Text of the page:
The Mission and Spacecraft Library

Pioneer 13
Pioneer Venus Multiprobe
Part of the Pioneer program

Pioneer 13 picture Pioneer Venus Multiprobe carried 4 probes designed to perform in-situ atmospheric measurements. Released from the carrier vehicle in mid-November 1978, the probes entered the atmosphere at 41,600 km/hr and carried a variety of experiments to measure chemical composition, pressure, density, and temperature of the mid-to-lower atmosphere. The probes, consisting of 1 larger heavily instrumented probe and 3 smaller simpler probes, were targeted at different locations. The large probe entered near the planet's equator (in daylight). The small probes were sent to different spots - one each to the northern hemisphere, day and night sides of the planet. Although not designed to survive impact with the surface, one small probe (the Day probe) did survive and sent temperature data from the surface for 67 minutes until its batteries were depleted. The carrier vehicle, not designed for atmospheric reentry, followed the probes into the Venusian environment and relayed data about the characteristics of the extreme outer atmosphere until it was destroyed by atmospheric heating.
Despite their drastically different roles, the Orbiter and Multiprobe were very similar in design. The use of identical systems (including flight hardware, flight software, and ground test equipment) and incorporation of existing designs from previous missions (including OSO and Intelsat) allowed the mission to meet its objectives at minimum cost.

Multiprobe bus (Carrier vehicle) - Spin stabilized. Body mounted solar panels provided 241 W.

Large probe - Consisted of 3 parts: a forward heat shield, an aft protective cover and a spherical titanium pressure vessel (73 cm dia). Total probe diameter was 1.5 m. After intial deceleration, the heat shield and protective cover were jettisoned, and a parachute was deployed to further slow descent. After parachute deployment, the exposed pressure vessel and its instrument package descended for about 1 1/2 hour before impact. During descent, the instruments were powered by batteries. Nine observation windows (8 sapphire and 1 diamond) were provided for instrument observations. 3 pressure vessel penetrations were also provided as inlets for direct atmospheric sampling. The probe weighed 315 kg.

Small probes - Consisted of 3 parts: a forward heat shield, an aft protective cover and a spherical titanium pressure vessel. Unlike the large probe, the heat shield and protective cover remained attached to the pressure vessel, and no parachutes were deployed. Prior to atmospheric entry, each probe deployed a yo-yo despin device to reduce its spin rate from 48 to 15 rpm. Total probe diameter was 0.8 m in diameter. Betteries provided power during descent (which lasted approx. 75 minutes). Each probe weighed 75 kg.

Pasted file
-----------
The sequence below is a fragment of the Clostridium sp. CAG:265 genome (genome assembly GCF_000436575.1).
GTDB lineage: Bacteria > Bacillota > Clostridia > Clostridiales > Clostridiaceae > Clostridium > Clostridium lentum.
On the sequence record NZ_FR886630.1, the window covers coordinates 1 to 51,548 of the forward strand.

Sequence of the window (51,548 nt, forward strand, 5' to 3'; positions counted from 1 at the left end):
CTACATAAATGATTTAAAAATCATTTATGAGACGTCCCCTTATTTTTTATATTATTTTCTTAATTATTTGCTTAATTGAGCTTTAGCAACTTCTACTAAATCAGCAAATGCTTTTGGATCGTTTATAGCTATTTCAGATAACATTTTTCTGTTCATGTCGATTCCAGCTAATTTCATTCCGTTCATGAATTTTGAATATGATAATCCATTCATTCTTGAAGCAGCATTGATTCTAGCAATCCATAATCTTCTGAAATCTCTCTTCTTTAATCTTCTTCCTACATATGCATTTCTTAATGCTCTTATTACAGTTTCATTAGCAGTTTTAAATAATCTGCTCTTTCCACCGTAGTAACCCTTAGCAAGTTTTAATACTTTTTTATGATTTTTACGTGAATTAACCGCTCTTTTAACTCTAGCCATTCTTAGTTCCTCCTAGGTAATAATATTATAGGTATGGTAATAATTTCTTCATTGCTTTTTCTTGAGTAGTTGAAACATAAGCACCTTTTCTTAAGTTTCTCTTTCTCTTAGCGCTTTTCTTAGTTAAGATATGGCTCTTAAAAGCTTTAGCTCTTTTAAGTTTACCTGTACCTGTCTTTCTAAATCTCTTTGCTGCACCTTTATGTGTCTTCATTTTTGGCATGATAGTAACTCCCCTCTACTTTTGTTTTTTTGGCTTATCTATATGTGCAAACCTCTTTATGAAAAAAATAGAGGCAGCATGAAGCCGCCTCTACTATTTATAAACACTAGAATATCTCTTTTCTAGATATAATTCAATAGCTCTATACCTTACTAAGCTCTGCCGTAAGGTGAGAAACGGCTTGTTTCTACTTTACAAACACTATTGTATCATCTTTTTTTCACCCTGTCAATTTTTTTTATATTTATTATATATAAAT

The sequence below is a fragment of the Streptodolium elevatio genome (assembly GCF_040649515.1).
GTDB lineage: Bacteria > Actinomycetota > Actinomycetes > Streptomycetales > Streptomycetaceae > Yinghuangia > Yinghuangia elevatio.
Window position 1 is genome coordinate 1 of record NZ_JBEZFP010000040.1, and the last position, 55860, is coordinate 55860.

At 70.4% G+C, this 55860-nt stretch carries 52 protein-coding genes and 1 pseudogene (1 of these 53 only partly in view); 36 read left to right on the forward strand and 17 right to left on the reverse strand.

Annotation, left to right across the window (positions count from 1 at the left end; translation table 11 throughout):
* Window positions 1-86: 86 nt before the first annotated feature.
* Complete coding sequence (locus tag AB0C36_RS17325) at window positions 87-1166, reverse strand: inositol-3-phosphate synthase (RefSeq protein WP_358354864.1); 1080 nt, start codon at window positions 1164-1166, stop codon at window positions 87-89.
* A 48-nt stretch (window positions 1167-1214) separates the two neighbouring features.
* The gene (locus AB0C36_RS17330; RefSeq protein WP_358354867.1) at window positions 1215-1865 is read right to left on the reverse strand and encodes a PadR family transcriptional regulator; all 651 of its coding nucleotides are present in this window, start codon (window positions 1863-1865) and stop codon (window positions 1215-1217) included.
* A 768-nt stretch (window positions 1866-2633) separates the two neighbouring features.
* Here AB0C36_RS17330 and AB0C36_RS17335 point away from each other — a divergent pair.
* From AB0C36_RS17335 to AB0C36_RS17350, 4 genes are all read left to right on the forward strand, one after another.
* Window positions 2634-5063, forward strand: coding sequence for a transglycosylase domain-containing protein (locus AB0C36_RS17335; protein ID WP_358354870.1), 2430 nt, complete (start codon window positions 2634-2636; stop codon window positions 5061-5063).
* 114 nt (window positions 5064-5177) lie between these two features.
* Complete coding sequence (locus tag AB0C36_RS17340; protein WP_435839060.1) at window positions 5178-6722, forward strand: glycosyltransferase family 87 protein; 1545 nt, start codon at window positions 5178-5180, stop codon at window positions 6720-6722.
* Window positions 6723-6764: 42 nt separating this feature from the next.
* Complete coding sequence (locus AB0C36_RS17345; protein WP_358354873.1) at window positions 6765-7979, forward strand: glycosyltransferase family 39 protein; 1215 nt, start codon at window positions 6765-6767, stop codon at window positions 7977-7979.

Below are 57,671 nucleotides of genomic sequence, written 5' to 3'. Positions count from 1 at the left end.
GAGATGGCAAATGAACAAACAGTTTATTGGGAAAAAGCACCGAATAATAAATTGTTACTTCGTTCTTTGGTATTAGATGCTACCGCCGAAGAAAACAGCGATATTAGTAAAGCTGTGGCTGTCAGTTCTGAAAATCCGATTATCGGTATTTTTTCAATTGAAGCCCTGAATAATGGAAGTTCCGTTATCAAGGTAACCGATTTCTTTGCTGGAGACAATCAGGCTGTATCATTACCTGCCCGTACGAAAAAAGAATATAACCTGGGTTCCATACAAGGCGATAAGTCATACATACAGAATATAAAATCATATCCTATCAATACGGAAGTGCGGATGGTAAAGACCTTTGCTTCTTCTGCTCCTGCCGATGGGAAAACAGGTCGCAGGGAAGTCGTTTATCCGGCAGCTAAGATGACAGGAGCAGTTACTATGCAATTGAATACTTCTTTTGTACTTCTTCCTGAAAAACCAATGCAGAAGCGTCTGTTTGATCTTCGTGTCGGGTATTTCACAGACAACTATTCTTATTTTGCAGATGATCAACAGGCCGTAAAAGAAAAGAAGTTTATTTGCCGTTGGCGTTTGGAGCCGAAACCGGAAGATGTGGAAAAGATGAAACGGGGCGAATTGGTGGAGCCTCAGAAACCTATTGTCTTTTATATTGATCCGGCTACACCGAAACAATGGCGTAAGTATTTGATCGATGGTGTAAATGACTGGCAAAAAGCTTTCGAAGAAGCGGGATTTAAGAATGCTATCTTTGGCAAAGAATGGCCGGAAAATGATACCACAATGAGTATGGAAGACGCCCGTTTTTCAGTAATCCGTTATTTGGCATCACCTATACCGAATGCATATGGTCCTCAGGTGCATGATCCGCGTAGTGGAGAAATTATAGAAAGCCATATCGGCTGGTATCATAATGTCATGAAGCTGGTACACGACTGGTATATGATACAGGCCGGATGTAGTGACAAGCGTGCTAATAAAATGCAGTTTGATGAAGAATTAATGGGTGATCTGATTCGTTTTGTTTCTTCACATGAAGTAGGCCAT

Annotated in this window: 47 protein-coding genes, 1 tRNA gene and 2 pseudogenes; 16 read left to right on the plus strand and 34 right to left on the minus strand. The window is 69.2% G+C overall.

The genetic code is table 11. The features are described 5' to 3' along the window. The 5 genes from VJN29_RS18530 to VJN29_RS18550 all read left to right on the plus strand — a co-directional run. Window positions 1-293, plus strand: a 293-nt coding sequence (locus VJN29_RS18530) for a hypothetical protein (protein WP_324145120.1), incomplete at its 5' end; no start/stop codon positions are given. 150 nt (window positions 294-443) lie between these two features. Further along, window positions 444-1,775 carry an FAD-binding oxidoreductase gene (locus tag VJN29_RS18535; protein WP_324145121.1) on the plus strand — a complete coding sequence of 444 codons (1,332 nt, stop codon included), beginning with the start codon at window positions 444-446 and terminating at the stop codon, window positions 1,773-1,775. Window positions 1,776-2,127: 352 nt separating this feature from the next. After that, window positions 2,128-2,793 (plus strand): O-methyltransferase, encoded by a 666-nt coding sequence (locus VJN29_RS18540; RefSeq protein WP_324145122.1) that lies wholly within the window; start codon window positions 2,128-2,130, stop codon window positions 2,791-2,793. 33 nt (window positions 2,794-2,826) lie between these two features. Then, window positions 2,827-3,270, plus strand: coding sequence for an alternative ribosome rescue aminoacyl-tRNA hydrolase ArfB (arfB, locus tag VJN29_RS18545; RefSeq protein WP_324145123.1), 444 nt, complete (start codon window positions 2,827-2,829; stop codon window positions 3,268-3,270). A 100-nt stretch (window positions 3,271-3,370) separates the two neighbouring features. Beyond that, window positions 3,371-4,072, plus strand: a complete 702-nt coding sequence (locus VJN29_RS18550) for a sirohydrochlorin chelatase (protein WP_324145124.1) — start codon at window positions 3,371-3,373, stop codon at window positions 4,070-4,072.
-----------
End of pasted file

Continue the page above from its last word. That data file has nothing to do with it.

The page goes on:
Multiprobe bus (Carrier vehicle)
- Ion Mass Spectrometer (BIMS) - studied the composition of the upper atmosphere.
Neutral Mass Spectrometer (BNMS) - studied the composition of the upper atmosphere.

Large probe:
Atmospheric Structure (LAS)
Nephelometer (LN) - studied cloud particles
Cloud Particle Size Spectrometer (LCPS) - measured particle size and shape
Gas Chromatograph (LGC) - studied atmospheric composition
Infrared Radiometer (LIR) - monitored the distribution of infrared radiation
Neutral Particle Mass Spectrometer (NPMS) - studied atmospheric composition
Solar Flux Radiometer (LSFR) - examined solar flux penetration into the atmosphere
Differential Long Base Line Interferometer (DLBI)
Atmospheric Propagation (MPRO) - temperature, pressure, and acceleration measurements

Small probes:
Temperature, pressure, and acceleration sensors
Net flux radiometer - mapped the distribution of sources and sinks of radiative energy in the atmosphere.

Radio signals from all four probes were also used to characterize winds, turbulence, and propogation in the atmosphere.

Country of Origin United States
Customer/User NASA, Ames Research Center
Manufacturer(s) Hughes
Size Cylinder: 2.5 m dia. x 2.9 m tall
Orbit Venus direct trajectory
Design Life 4 months
Related Sites Pioneer Home Page

Launch Facts
 Name  Int'l Desig.  Date  Site  Vehicle  Orbit  Mass(kg)
 Pioneer 13  1978-078A  8/8/78  ESMC  Atlas Centaur  Venus  904
    Dropped 4 probes in Venus atmosphere 12/9/78; burned up in atmosphere on same day

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